mewithoutYou - It's All Crazy! It's All False! It's All a Dream! It's Alright (Cover Artwork)
Staff Review

mewithoutYou

mewithoutYou: It's All Crazy! It's All False! It's All a Dream! It's Alright

It's All Crazy! It's All False! It's All a Dream! It's Alright (2009)

Tooth & Nail


3.5
If Wikipedia is accurate, Aaron Weiss primarily conceived mewithoutYou as a vehicle to experiment with new sounds, so the progression that this band has gone through the past eight years should be a shock to no one. 2006's Brother, Sister expanded the band's palette to include more percussion and st...

If Wikipedia is accurate, Aaron Weiss primarily conceived mewithoutYou as a vehicle to experiment with new sounds, so the progression that this band has gone through the past eight years should be a shock to no one. 2006's Brother, Sister expanded the band's palette to include more percussion and string instruments, while their latest, It's All Crazy! It's All False! It's All a Dream! It's Alright strips down the styles with a more classically folk approach yet opens the field further with legitimate orchestral arrangements. Between that and the band's new literary bend, the Decemberists make for the easiest comparison, but Weiss is all the more fragile and delicate of a narrator than Colin Meloy ever was.

The album largely zones in on the tales and lessons of a saintly Sri Lankan teacher and mystic, Bawa Muhaiyaddeen, whose children's stories apparently affected Weiss deeply early on in Weiss's life. Consequently, much of that personal tension the band developed a reputation from is largely absent here, but it isn't a totally imbalanced tradeoff. The album's imagery comes alive with personified animals, the seeds and flowers and other fruits of nature's creations, and a feast of varied food and drinks, Weiss narrating all these picturesque scenes above a lush, organic mix of instruments.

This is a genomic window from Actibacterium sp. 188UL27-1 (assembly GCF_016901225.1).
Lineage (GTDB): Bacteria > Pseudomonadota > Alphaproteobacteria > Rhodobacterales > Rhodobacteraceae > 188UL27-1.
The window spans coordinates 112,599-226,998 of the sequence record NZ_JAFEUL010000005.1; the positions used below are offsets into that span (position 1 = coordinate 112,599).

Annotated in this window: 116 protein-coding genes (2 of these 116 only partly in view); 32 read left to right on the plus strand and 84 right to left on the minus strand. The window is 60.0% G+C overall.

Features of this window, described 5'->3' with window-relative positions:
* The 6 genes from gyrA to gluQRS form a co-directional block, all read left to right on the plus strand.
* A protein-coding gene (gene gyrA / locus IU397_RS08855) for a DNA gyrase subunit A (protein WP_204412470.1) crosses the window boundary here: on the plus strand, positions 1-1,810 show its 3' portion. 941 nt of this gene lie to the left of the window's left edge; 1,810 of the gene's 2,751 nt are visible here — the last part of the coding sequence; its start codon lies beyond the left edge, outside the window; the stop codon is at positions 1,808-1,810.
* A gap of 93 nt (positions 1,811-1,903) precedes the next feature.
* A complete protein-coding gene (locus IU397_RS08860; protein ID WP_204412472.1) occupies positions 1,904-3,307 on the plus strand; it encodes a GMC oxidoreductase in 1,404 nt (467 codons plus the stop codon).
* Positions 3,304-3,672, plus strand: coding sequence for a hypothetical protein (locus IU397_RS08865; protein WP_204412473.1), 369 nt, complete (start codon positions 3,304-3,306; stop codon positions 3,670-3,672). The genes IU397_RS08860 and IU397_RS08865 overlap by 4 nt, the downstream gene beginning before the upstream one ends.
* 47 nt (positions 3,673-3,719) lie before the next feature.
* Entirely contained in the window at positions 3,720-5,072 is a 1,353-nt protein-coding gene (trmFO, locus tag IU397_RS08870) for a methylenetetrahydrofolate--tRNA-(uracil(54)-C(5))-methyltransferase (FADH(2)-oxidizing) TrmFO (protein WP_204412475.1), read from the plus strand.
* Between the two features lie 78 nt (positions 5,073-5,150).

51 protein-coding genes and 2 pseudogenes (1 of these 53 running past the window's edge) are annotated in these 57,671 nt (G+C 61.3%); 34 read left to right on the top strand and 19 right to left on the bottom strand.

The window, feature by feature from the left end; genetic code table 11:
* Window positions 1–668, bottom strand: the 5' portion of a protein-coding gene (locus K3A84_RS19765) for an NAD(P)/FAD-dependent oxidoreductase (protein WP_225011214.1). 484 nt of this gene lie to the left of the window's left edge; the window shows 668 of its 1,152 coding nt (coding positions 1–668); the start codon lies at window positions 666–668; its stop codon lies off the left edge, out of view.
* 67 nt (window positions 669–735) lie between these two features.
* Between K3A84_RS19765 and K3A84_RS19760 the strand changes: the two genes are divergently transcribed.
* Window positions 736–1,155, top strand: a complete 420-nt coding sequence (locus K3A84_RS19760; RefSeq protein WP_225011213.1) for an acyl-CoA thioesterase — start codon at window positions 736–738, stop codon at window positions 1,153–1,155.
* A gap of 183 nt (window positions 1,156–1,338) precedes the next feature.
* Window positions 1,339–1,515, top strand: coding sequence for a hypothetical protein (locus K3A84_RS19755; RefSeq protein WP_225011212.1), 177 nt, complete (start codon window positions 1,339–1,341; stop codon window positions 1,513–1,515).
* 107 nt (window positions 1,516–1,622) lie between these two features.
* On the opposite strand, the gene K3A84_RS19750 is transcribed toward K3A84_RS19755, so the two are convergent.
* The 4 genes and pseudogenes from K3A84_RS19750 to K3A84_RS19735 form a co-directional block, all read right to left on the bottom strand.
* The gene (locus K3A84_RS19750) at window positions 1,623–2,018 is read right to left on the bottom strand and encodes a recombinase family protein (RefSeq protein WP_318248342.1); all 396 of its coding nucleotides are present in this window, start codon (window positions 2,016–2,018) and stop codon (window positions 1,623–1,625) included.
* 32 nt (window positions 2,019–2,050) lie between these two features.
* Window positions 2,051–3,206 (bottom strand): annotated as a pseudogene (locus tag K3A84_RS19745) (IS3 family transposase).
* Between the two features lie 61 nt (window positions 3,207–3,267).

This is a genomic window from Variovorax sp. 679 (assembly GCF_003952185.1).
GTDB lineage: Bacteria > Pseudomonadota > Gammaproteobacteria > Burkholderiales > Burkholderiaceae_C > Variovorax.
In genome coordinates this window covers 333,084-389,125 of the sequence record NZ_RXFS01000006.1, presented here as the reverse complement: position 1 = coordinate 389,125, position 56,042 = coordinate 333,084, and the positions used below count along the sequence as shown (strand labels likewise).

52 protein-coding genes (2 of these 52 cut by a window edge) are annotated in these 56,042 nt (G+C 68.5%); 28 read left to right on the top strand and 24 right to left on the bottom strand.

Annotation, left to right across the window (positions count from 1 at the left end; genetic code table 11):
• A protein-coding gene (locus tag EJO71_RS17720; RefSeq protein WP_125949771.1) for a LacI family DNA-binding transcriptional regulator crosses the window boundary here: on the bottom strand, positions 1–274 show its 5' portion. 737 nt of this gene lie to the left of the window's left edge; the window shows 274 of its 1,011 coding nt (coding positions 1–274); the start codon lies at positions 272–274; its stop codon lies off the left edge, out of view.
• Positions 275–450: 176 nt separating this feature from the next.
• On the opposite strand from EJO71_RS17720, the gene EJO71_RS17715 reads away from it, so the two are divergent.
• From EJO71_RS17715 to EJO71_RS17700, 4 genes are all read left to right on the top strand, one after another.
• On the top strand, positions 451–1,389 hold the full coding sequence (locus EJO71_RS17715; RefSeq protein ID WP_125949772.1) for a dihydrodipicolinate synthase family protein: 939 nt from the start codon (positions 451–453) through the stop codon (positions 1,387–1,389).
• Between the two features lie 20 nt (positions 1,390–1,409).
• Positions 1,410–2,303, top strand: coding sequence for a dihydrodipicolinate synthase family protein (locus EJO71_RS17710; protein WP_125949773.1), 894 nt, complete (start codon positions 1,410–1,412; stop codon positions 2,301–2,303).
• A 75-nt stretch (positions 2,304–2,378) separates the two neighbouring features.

These self-interrogations are present here and there, though. Within the first few seconds of the album, Weiss is already melodically muttering, "Every thought a thought of You / No more thought, I ought to do..." Certain couplets in this opener, "Every Thought a Thought of You," appear as personal as Weiss has tended to be throughout the band's song catalog, but it's a rare repeat.

The first single, "The Fox, The Crow and the Cookie" is the most bubbly the album really allows itself to become, with a head-bobbing, uptempo shuffle, while similar moods occasionally pervade "Goodbye, I!" in lighter ways. Otherwise, the band manage to shift carefully from relaxed stances to more taut situations like those in the complex redux, "Bullet to Binary (Pt. Two)," which transforms the band's early ragged "breakout" single into an equally but weirdly rigid, multi-structured five-minute epic. Frankly, as sincerely as he seems to channel these childhood stories, Weiss just sounds sarcastic when he ushers in "Timothy Hay" with a "doo doo doo, doo doo doo, doo doo doo, dooo, dooo..." The complexity and thought put into these songs does impress mightily, though, from the bare introductions to the repetitive climaxes of "Timothy Hay," "Cattail Down" and "The King Beetle on a Coconut Estate."

It's hard to listen to mewithoutYou lacking their incredibly introspective and soul-baring critiques and admissions that made albums like Brother, Sister and Catch for Us the Foxes such cathartic collections of concoctions. There was a time in the band's existence when you could tell it wasn't always sunny in Philadelphia. Still, the band's lifelong character does remain wholly visible in the earthy artwork and unconventional typesetting in the physical aspects of the packaging.

While the remaining pages of mewithoutYou's diaries beg for disclosure, the musical imagining of other sheets is captivating in a way, and not even the pages from *that* book. Like a good play, It's All Crazy! It's All False! It's All a Dream! It's Alright brings simple moral tales alive with balance and delicacy, bearing a consequential power that's hard to deny.

STREAM
Every Thought a Thought of You
The Fox, The Crow and the Cookie
Goodbye, I!
Bullet to Binary (Pt. Two)